Ellen Luckett Baker helped organize student-created projects for three years of school auctions.
Photo courtesy of Ellen Luckett Baker
In the spring of 2007, I had two daughters in nursery school. I’d been sewing stuffed animals for a few years and the moms at the school knew that I was crafty. When one of them approached me to see if I might donate one of my handmade horses to the school fundraising auction, I agreed right away. The money raised would be used to buy supplemental materials for the classrooms and pay for special programming. I was happy to help out and I also hoped that getting my work in front of lots of local families would lead to new business.
I sewed a white linen horse with a colorful mane and tail and dropped it off, along with my business card, a few weeks later. I was selling similar horses in my Etsy shop for $60 and figured this one would bring in even higher bids, which would mean a nice donation to the school.
The day after the auction, the woman who got the winning bid came up to me with much excitement. “I got your horse!” she said. “And I got it for a song!” She’d paid just $18.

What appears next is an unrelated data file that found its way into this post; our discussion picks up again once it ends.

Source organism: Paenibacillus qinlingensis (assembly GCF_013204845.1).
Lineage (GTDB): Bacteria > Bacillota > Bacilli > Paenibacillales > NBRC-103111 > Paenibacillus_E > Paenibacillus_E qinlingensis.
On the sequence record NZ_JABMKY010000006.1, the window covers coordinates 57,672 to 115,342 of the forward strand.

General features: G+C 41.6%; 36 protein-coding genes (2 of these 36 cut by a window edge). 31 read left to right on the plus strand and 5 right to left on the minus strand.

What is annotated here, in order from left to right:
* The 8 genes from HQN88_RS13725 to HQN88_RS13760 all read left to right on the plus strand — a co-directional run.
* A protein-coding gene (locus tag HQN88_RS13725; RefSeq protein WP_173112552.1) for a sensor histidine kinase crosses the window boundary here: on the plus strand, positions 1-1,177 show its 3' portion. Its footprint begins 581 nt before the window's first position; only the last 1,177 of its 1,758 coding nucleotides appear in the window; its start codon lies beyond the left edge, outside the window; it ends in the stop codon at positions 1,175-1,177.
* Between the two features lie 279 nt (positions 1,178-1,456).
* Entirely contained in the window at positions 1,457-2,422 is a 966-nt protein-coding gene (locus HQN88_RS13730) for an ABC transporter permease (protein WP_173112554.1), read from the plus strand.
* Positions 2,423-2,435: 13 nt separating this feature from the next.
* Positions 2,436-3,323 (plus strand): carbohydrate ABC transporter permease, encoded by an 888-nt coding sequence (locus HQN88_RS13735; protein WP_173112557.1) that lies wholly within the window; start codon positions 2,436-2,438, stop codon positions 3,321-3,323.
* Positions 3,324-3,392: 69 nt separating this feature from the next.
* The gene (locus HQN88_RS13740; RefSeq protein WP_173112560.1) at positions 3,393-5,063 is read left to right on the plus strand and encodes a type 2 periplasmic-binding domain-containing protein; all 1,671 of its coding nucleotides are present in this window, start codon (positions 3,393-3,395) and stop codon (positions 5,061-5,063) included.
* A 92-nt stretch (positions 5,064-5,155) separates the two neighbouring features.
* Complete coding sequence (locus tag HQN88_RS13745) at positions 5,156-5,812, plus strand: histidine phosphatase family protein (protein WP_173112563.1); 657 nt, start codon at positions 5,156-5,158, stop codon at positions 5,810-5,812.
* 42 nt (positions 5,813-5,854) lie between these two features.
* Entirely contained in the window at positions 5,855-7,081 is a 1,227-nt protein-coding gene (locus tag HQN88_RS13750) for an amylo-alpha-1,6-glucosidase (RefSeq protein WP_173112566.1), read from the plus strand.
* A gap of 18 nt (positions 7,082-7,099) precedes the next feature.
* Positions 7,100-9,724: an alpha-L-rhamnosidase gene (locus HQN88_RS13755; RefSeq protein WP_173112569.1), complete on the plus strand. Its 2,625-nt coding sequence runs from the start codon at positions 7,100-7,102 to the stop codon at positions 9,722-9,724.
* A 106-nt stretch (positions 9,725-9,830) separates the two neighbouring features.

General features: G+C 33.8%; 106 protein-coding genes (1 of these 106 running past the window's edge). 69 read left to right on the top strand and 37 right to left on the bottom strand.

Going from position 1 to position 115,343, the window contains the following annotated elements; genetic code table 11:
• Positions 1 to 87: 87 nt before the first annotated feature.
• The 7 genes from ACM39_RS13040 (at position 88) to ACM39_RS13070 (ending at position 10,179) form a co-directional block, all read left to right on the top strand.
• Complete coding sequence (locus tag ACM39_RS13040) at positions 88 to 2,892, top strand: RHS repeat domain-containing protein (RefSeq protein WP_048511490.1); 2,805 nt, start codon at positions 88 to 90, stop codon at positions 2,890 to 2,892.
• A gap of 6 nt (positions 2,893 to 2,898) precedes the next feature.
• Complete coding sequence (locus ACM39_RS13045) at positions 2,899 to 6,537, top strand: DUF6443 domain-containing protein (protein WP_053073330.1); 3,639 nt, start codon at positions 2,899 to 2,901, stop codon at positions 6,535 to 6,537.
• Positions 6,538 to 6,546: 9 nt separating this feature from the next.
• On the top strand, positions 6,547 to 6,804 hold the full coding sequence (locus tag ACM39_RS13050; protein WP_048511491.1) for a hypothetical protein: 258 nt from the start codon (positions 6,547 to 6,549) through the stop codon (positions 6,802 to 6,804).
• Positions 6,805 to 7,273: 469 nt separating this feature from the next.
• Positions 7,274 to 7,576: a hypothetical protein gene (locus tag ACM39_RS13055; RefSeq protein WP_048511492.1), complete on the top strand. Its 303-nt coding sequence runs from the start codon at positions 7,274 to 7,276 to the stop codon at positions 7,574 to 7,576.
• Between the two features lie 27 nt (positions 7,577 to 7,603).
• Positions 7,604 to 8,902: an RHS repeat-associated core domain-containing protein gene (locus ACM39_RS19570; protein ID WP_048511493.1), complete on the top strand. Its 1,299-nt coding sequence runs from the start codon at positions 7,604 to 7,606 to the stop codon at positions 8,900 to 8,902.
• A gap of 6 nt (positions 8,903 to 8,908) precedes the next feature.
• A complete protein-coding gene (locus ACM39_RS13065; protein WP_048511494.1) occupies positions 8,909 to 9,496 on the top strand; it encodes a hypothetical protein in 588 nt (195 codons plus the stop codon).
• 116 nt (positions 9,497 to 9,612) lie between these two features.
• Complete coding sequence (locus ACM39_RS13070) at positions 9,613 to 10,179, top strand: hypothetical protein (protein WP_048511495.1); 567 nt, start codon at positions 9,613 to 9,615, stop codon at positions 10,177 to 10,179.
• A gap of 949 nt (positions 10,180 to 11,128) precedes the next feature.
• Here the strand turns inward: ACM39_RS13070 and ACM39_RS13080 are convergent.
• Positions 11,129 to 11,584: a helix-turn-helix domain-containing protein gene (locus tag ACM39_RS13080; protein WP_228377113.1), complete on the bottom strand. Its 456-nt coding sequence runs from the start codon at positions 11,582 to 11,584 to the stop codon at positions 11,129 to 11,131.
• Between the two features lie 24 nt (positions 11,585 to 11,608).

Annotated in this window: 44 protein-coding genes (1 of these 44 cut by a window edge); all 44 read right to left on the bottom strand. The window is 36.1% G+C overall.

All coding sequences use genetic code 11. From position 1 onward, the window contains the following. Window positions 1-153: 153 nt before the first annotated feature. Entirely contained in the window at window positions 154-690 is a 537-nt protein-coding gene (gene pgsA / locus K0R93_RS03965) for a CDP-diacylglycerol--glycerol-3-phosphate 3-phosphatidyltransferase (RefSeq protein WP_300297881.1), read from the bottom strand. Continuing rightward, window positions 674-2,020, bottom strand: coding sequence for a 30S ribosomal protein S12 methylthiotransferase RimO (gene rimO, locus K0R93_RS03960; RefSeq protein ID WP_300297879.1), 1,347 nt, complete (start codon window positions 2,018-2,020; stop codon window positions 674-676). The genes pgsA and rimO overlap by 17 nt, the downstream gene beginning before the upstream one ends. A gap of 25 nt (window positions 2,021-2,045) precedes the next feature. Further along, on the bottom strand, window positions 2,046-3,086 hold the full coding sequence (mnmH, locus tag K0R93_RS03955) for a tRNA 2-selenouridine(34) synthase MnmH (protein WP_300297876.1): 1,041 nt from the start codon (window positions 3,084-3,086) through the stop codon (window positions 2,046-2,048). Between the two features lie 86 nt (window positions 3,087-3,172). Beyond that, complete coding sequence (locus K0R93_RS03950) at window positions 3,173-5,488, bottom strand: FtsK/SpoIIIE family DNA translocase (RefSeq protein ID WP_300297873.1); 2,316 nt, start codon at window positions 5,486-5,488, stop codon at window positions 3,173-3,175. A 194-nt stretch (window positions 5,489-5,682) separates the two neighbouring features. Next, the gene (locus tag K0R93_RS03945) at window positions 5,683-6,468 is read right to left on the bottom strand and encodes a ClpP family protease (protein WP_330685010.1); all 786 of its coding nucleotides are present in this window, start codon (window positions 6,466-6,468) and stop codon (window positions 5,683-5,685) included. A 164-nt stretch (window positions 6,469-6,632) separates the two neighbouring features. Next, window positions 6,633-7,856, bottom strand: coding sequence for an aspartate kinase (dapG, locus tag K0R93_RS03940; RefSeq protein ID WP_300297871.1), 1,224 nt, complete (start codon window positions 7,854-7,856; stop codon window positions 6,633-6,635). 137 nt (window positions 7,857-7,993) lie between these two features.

This experience was disappointing for me in several respects. First, the school got such a tiny amount of money from my contribution. And second, after the auction was over I didn’t hear from anyone. Not a single new order came in.
Art quilter Carol Ann Waugh has had similar experience with fundraisers. “Over the years I have been asked many times to donate a piece of my artwork for a silent auction to support a good cause,” she says. “When I was a newbie, I would gladly do this, thinking it would be good exposure for me and my art since most of these fundraisers included a ‘gala’ and were filled with rather wealthy people. But soon, I had a different view. Not only did my art auction off at far below its value, but I never saw any benefit from my donation.”
One common misconception among auction organizers is that artists can take a tax deduction on the fair market value of the item they donate, but this is incorrect. Accountant Allison Rosen explains: “Items donated for charity auctions can be used as a tax deduction up to the amount of the materials used to make the item. If you donate a quilt for auction, the cost of the items used to make the quilt itself (and not your labor) is the amount of your donation according to the IRS.”
With such a small tax deduction it’s important for artists to carefully consider how they might make the most impact with their donation, both for the organization and for their own careers.
“Not only did my art auction off at far below its value, but I never saw any benefit from my donation.”
Here are 10 tips to help you and the charitable organization you’re hoping to support get the maximum impact from your donation:
1. Consider donating an experience instead of a finished piece